Four Industrial Design students took home awards in two competitions: the national InterZinc Zinc Challenge and the 2013 Association of Rotational Molders’ (ARM) International Student Design Competition.
The students were all juniors during the submission process and taught by Senior Professor of Industrial Design Pascal Malassigné, FIDSA.
Ross Stalter’14 placed first in the InterZinc Zinc Challenge for his bow caliper design. The challenge called for using zinc to create a measuring tool that uses and highlights the benefits of zinc.
Stalter said he “stumbled upon a bow caliper,” and wanted to make it more functional. “While using it, you have to push down and then pull, and then take another device and measure between two points. It becomes pretty inefficient, so I thought, ‘Why not just integrate a dial readout on it.'”
Designed using zinc’s ability to be held to tight tolerances and create natural bearing surfaces, Stalter’s caliper is strong, with a very thin wall.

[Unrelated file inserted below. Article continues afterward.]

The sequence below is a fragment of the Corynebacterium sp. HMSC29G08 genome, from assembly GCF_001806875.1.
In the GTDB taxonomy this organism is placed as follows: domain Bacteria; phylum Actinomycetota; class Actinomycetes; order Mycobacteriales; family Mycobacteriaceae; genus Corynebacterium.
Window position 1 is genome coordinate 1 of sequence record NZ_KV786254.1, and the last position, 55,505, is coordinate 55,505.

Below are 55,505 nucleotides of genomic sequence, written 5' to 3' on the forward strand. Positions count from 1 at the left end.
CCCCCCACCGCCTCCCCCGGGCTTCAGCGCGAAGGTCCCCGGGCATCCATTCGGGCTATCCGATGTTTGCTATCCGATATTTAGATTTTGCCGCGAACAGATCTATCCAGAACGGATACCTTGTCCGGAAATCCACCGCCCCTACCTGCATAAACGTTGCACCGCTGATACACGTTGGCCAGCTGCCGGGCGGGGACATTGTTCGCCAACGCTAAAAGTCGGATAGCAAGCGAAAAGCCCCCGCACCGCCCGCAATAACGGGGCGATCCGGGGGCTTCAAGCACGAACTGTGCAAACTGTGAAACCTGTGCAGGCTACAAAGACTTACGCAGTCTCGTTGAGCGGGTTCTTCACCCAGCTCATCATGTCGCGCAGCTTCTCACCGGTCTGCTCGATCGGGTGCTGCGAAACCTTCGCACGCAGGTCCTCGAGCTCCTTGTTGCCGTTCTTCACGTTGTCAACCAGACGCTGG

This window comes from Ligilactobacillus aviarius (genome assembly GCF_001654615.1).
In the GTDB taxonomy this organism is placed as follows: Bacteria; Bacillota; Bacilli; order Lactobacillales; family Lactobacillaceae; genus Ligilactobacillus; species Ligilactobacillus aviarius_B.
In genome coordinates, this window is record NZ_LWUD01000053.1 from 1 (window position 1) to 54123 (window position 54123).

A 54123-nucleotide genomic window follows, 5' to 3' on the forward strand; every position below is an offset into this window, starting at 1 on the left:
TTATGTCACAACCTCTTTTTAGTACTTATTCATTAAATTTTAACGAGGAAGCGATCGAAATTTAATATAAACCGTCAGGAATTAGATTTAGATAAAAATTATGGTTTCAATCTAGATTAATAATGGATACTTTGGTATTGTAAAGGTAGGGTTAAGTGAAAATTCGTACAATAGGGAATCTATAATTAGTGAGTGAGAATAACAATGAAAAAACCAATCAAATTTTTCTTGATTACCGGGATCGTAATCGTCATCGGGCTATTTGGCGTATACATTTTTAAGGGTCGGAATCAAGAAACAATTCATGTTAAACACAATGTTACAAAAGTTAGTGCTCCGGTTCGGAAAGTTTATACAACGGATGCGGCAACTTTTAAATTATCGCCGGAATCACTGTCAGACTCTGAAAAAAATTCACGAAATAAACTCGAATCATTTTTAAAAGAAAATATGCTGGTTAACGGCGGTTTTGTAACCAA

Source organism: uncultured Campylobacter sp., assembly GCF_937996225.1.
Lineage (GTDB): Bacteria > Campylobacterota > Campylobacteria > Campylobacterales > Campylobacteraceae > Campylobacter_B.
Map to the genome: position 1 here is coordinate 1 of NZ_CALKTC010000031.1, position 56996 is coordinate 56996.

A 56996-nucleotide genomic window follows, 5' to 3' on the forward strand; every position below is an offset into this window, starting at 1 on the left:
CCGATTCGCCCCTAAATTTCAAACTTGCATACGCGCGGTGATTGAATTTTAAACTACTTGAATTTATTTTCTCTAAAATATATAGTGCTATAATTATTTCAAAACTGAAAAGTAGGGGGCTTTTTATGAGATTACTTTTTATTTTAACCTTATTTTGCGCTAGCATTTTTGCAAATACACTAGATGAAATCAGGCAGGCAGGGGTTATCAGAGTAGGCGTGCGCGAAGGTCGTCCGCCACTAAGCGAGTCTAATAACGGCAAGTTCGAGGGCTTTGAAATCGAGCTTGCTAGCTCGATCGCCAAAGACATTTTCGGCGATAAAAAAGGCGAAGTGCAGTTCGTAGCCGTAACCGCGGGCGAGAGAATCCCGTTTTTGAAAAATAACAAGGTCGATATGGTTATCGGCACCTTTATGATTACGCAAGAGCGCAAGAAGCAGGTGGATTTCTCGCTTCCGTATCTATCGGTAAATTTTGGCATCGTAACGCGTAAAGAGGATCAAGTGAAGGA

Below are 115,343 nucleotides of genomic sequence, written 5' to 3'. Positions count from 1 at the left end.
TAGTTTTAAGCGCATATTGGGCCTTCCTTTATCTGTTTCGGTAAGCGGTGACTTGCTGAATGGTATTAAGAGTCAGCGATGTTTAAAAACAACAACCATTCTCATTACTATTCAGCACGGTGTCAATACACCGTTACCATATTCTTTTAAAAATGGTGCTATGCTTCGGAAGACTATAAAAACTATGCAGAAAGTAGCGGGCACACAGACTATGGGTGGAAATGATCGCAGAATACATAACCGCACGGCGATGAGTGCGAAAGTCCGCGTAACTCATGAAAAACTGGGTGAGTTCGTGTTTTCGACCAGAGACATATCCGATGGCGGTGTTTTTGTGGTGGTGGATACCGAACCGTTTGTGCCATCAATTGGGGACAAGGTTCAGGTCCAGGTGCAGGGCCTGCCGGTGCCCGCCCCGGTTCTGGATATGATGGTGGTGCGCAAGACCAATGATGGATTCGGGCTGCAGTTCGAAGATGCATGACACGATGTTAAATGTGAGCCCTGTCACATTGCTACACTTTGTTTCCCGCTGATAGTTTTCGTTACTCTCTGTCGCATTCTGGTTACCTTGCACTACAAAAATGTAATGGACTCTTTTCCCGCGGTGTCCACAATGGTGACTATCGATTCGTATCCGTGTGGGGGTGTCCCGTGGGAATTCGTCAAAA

Stalter’s win marks the fifth time a MIAD student has won this award in the last 10 years, and the second year in a row a MIAD student has placed first.
MIAD students also took top honors at the ARM International Student Design Competition. This competition requires a final product to be rotationally molded, but let the designers choose the consumer and type of product.
- Gold – Thibaut Rouganne (internationalstudent, 2013), Nautic. “Nautic is a table bar characterized by a strong scenographic impact due to its refined shapes,” said Rouganne. “The goal was to put elegance and to give life to the plastic material.”
- Silver – Zachary Handziak ’14, Block Stool. “The stool’s simple form consists only of a rotomolded body, and a buckle attached cushion. Its distinct shape accounts for ease of part removal in overall draft, as well as stackability. Their modular nature allows them to be placed side-by-side for a bench application, or one on top of the other to form a taller bar stool,” said Handziak.
- Bronze – Ryan Frazier ’14, sprouT. “Designed for use by children and adults, sprouT blurs the line between furniture and tool,” said Frazier. “When rotated clockwise, the table lowers 30 centimeters and the chairs expand outward. Rotating counterclockwise, the chairs return to their closed position and re-elevate the tabletop to the average countertop height of 90 centimeters.”
Top image: Ross Stalter ’14 (Industrial Design)
Second image: Stalter’s boat caliper design
Third image: Thibaut Rouganne, Nautic
Fourth image: Zachary Handziak, Block Stool
Fifth image: Ryan Frazier, sprouT